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  • Sundays with Harry:An Essay on a Contemporary Native Artist of Our Time
  • Patsy Phillips (bio)

Creating art is like my heartbeat. I need it to survive.

—Harry Fonseca

Harry Fonseca's work is universal; his art engages world issues and in his career, he continually challenged and changed the boundaries of perception as related to Native and non-Native peoples. As a close friend and colleague of Fonseca's, I wanted to capture his thoughts about his career before his death from an inoperable brain tumor in 2006.

Throughout the last six months of his life, I called Harry on Sundays to discuss his life and art, except on those occasions when he was too sick to talk. We called it "Sundays with Harry."1 This essay is intended as a record of those interviews, not a complete history of Fonseca's career or a history of Native arts. My narrative will raise more questions than I will be able to answer about the issues that contemporary Native artists face as historically marginalized figures in American art history and contemporary art.

While Fonseca's iconic Coyote series is widely recognized, as an artist he remains virtually unknown beyond the Native art world and has never exhibited in a major contemporary art museum. Change is [End Page 63] incremental, and in this sense, my efforts here reflect the importance of advocating for the professional and artistic recognition of marginalized and excluded groups, in particular, for Native artists. Fonseca deserves to be reclassified—not categorized only as a Native artist, but also as a contemporary artist.

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The artist Harry Fonseca with the author Patsy Phillips in his Santa Fe home, 2005. Courtesy of the author. Photograph by Mariah Sacoman.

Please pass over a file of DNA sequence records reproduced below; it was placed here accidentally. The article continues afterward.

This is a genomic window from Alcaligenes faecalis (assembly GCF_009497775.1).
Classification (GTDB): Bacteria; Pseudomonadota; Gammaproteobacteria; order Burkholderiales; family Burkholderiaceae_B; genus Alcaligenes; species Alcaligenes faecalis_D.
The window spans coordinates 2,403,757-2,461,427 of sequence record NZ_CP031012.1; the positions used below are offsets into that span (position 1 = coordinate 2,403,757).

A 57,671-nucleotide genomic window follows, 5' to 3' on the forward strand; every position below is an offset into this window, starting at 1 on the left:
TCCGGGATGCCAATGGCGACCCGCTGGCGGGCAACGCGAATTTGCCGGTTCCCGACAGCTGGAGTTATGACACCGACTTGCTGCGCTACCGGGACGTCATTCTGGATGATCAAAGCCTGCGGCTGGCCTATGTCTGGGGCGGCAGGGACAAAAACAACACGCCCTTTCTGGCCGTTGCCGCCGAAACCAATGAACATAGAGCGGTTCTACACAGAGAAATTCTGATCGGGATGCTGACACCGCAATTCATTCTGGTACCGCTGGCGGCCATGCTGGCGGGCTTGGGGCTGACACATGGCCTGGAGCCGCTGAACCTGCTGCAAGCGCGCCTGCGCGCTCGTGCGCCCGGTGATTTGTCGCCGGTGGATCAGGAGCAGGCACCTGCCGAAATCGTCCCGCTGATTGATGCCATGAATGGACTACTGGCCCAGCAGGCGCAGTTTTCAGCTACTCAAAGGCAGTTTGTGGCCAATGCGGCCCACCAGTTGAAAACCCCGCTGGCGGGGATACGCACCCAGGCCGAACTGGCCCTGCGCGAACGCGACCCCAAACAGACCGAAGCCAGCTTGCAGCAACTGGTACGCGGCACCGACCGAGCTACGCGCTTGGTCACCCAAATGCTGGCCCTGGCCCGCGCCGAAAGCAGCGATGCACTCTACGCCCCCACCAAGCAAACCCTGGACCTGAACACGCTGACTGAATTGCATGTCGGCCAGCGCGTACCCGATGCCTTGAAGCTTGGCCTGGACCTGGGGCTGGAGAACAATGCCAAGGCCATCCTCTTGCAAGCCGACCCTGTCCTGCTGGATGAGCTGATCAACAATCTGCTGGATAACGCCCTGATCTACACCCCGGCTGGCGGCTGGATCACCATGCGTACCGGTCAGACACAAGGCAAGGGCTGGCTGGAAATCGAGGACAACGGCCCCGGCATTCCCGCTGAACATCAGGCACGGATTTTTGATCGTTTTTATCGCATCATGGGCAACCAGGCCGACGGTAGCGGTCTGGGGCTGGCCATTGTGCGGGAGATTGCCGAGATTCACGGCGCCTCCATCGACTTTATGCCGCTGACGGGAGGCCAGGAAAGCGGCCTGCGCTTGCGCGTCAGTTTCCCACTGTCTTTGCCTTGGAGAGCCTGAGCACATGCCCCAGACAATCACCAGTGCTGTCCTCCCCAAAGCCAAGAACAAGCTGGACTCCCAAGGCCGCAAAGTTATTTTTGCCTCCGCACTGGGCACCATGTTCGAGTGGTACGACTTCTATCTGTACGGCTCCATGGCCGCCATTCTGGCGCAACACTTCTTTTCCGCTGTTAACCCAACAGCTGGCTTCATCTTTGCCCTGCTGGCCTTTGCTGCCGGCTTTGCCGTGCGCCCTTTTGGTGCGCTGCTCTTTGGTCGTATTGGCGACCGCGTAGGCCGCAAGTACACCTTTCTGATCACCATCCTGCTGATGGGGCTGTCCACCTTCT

Understanding Coyote Is Complicated

"Coyote paintings are complicated to analyze because they are so accessible and many people get stuck on the surface," observed the New [End Page 64] York contemporary artist Michael Pribich.2 Playful and colorful images of Coyote fill Fonseca's canvases, but beneath these familiar and lively surfaces, the artist seeks to challenge popular beliefs about Native identity. Coyote figures can be urban and hip, clad in leather jackets and boots. Coyote women may sing opera, dance sensually, and sport off-the-shoulder flowered blouses.3 Beyond these vibrant surfaces, deeper insights into Native American traditions can be found. Coyote not only entertains; he provides explanations for life and spirit on this earth. In Native American mythology, Coyote represents human contradictions such as truth and deception, joy and sadness, life and death. In life he lives by his wits and instincts, always adapting to changing times. Native peoples, like Coyote, are continuously adjusting to new ways. Living in the present but safeguarding the past, their stories will keep changing and evolving forever.

Fonseca said he "purposely placed that animal [Coyote] in a very contemporary world. I made Coyote my own . . . so naïve but wise."4 The Coyote characters broadened the more traditional depictions of Native peoples, making their complexity and current concerns evident. By making American Indians contemporary, Fonseca expanded the public's understanding of Native peoples, their history, and their culture. In the 1990s, Fonseca's image of Coyote was everywhere in Santa Fe—on salsa jars sold at the most exclusive restaurants, on the Santa Fe Opera poster, and in event advertisements throughout the city. These reminders of Native people in the contemporary scene were accessible—both in their humorous content and in their permeation of public space. On the surface Coyote appears light and fun, but in reality it addresses the weighty issues Native peoples face today. Coyote's accessibility and attraction in turn made Native people more accessible as contemporary figures in public culture.

Fonseca remarked, "Coyote is often up against a brick wall as are so many Native peoples and artists."5 For Fonseca, this brick wall symbolizes human frailty and vulnerability. Coyote is a personification of Fonseca's own struggles, and in an expanded sense, is representative of the challenges contemporary American Indians face: "As soon as you're born, you're up against a wall. But it's what you do when faced...


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pp. 63-72
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